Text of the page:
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Shunted vs Non-Shunted Lampholders

Shunted vs Non-Shunted Lampholders

The difference between a shunted and non-shunted socket is how the electrical current flows through the fixture. Current flows through a shunted socket through a single path and through a non-shunted socket through multiple paths. If the wrong socket is used, the possibility of an electrical short and early burn out of the bulb is greatly increased.

shunted vs non-shunted

In fluorescent fixtures, shunted sockets are only used with instant start ballasts and the non-shunted sockets are used with dimming, pre-heat, program start, rapid start, and trigger ballasts. The ballast provides a sufficient voltage amount to start the lamps and then regulates the current to keep them operating effectively. Essentially the ballast is a bouncer for the club (fixture) which allows the right number of people (volts) to get through the lines (sockets) to get the party started (turn on the lights). Without a ballast, the fluorescent lamps would draw an unregulated current, which would over heat the lamp and burn it out.

How to Identify a Shunted or Non-Shunted Socket

Voltage Meter set to Continuity

Voltage Meter set to Continuity

Identify the socket by testing the contacts of the socket for continuity (complete path of current flow) with a voltage meter. On a shunted socket, the contacts are connected internally, which means continuity is present for both of the contacts. With a non-shunted socket, there is no continuity present between the contacts since the contacts are not connected internally and require separate power leads. Depending on the voltage meter used, an identifier or beeping noise will ring if continuity is present. Typically, shunted sockets have two holes and non-shunted sockets have four holes, but since there are exceptions it’s safer to use a voltage meter to figure out which socket style is installed in the fixture.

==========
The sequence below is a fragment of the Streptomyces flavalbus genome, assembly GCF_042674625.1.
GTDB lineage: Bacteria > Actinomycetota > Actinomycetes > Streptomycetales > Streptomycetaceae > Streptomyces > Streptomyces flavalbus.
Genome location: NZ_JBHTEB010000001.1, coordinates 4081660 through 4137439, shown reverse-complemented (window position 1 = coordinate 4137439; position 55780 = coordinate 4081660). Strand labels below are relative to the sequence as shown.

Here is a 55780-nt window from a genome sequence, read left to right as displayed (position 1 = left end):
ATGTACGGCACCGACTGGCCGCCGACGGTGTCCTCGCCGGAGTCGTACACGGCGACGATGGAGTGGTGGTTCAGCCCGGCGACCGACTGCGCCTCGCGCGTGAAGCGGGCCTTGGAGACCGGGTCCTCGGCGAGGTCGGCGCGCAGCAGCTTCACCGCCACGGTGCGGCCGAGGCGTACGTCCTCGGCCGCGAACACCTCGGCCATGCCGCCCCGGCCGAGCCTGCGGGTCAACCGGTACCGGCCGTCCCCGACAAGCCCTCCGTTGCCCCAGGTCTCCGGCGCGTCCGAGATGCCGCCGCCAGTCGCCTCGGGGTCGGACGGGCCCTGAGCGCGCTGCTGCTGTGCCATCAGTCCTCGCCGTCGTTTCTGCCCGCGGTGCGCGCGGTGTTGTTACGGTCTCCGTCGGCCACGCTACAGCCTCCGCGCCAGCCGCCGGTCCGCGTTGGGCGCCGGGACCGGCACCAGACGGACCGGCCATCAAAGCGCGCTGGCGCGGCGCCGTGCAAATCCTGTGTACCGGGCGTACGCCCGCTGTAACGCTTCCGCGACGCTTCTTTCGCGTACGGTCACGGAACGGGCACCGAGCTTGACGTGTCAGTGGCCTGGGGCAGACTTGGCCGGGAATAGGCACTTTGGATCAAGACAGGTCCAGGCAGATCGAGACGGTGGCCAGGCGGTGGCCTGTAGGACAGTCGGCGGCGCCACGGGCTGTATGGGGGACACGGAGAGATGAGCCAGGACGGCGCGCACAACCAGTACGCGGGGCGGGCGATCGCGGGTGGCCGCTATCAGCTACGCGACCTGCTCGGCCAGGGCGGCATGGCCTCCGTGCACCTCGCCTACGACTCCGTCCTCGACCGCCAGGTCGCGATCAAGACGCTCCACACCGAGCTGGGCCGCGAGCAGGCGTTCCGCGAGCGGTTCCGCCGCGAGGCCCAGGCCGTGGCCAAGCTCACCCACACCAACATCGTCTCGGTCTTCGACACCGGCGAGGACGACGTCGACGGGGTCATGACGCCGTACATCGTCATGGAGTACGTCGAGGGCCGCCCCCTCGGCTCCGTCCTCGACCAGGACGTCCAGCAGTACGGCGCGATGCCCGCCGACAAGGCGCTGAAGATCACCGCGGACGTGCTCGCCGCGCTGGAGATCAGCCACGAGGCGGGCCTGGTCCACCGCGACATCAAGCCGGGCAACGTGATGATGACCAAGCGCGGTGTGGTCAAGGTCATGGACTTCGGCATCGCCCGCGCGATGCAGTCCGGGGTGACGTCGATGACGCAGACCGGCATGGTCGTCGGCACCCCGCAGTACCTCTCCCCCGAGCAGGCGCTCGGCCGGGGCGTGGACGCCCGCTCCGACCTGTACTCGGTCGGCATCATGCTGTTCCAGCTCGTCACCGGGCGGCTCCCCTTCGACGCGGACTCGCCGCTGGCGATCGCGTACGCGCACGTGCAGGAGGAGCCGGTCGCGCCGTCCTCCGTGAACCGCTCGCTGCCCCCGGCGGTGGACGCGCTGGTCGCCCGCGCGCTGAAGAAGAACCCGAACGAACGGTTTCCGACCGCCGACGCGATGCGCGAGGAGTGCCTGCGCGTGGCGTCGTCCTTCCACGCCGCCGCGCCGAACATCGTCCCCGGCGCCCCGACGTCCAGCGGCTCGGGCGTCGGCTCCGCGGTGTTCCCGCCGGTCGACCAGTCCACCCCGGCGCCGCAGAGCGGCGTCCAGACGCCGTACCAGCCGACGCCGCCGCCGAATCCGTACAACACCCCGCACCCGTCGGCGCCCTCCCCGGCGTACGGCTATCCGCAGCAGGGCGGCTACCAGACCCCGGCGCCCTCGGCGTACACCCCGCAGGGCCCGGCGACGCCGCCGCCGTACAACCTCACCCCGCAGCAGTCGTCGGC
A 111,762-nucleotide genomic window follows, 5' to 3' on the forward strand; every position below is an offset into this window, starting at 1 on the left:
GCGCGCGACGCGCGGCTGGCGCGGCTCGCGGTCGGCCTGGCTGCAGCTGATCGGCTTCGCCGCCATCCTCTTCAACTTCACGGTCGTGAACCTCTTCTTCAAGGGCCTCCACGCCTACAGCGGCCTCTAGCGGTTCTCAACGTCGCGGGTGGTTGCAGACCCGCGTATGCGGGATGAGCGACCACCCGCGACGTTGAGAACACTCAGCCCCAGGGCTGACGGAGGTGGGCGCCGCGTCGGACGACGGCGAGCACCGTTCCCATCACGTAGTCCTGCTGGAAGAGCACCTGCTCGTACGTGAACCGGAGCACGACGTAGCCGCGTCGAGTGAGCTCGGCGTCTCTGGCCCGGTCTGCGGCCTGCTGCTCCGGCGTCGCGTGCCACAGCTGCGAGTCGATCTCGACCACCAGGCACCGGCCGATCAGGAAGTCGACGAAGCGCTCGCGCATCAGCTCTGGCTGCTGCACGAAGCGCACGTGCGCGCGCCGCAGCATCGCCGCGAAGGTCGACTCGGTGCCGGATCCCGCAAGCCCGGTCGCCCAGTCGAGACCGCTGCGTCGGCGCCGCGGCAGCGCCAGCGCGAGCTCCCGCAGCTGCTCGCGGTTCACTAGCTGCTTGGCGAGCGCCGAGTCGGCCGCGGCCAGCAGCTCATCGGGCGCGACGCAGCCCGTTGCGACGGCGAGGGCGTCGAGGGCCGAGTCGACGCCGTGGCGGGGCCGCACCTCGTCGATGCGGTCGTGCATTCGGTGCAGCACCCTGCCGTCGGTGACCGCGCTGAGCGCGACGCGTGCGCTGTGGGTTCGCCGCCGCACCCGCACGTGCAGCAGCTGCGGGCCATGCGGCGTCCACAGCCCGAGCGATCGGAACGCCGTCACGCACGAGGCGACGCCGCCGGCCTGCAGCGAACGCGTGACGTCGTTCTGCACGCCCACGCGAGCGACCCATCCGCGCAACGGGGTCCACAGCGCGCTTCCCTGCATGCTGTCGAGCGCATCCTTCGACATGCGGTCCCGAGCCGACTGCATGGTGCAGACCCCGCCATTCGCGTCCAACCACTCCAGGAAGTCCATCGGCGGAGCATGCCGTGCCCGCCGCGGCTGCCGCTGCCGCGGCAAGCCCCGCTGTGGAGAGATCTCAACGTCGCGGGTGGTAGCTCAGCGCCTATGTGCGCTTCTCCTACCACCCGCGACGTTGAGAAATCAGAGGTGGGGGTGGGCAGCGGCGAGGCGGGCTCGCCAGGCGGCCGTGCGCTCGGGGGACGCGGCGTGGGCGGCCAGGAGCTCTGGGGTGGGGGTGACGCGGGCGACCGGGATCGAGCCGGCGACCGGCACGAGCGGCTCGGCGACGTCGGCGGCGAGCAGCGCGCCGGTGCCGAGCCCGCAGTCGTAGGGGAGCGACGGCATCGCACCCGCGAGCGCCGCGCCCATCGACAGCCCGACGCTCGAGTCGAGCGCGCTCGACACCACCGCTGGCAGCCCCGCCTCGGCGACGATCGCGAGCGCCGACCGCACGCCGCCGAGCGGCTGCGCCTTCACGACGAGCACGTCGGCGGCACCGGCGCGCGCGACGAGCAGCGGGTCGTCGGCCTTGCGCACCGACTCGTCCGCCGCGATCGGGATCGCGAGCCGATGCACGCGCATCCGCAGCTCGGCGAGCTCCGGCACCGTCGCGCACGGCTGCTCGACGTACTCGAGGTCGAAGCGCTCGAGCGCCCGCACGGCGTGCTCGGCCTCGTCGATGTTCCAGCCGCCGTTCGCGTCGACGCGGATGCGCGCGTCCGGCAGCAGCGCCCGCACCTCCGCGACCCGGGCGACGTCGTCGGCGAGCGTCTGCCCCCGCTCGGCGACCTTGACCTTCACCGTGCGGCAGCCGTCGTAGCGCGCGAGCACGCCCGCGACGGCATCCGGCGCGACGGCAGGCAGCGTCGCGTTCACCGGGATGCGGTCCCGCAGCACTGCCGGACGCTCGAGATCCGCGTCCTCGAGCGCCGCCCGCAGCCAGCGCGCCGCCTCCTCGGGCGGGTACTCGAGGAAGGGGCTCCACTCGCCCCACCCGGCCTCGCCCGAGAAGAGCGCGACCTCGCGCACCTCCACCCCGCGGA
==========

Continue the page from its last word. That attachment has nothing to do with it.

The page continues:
LED retrofit lamps typically don’t require a ballast to produce a high start-up voltage like their fluorescent counterparts and are offered in two different versions, either a direct wire or plug-n-play option.  Most direct-wire LED lamps require non-shunted lamp sockets while plug-n-play LED lamps typically require shunted lamp sockets. For the direct wire function, bypassing (removing) the ballast is essential for the operation of the LED bulb, so it can operate off line voltage directly. The plug-n-play option is a game changer since many are capable of operating with specific ballasts, including instant start or programmed start ballasts.

How to Tell if You Need a Shunted or Non-Shunted Socket

The ever changing world of technology has allowed manufacturers to tweak and create different generations of each lamp type. In order to get the best functionality from your overhead lighting, whether they are fluorescent or LED, it is best practice to reference the specification sheets or manufacturer brochure the so that you won’t be left in the dark by an electrical short or damaged light bulb.

While purchasing and installing light bulbs into your existing fixtures, be sure your sockets translate the proper voltage to avoid any possible mishaps or headaches. If you still have questions, or would like help figuring out the socket needs for your specific application, don’t panic. Contact our customer service team at 1-800-624-4488 Monday through Friday (7 am to 7 pm CST) with your questions. You can also drop a line in the comment section below. Keep in touch with us by following our Facebook, Twitter, Google Plus, LinkedIn, or Pintrest!

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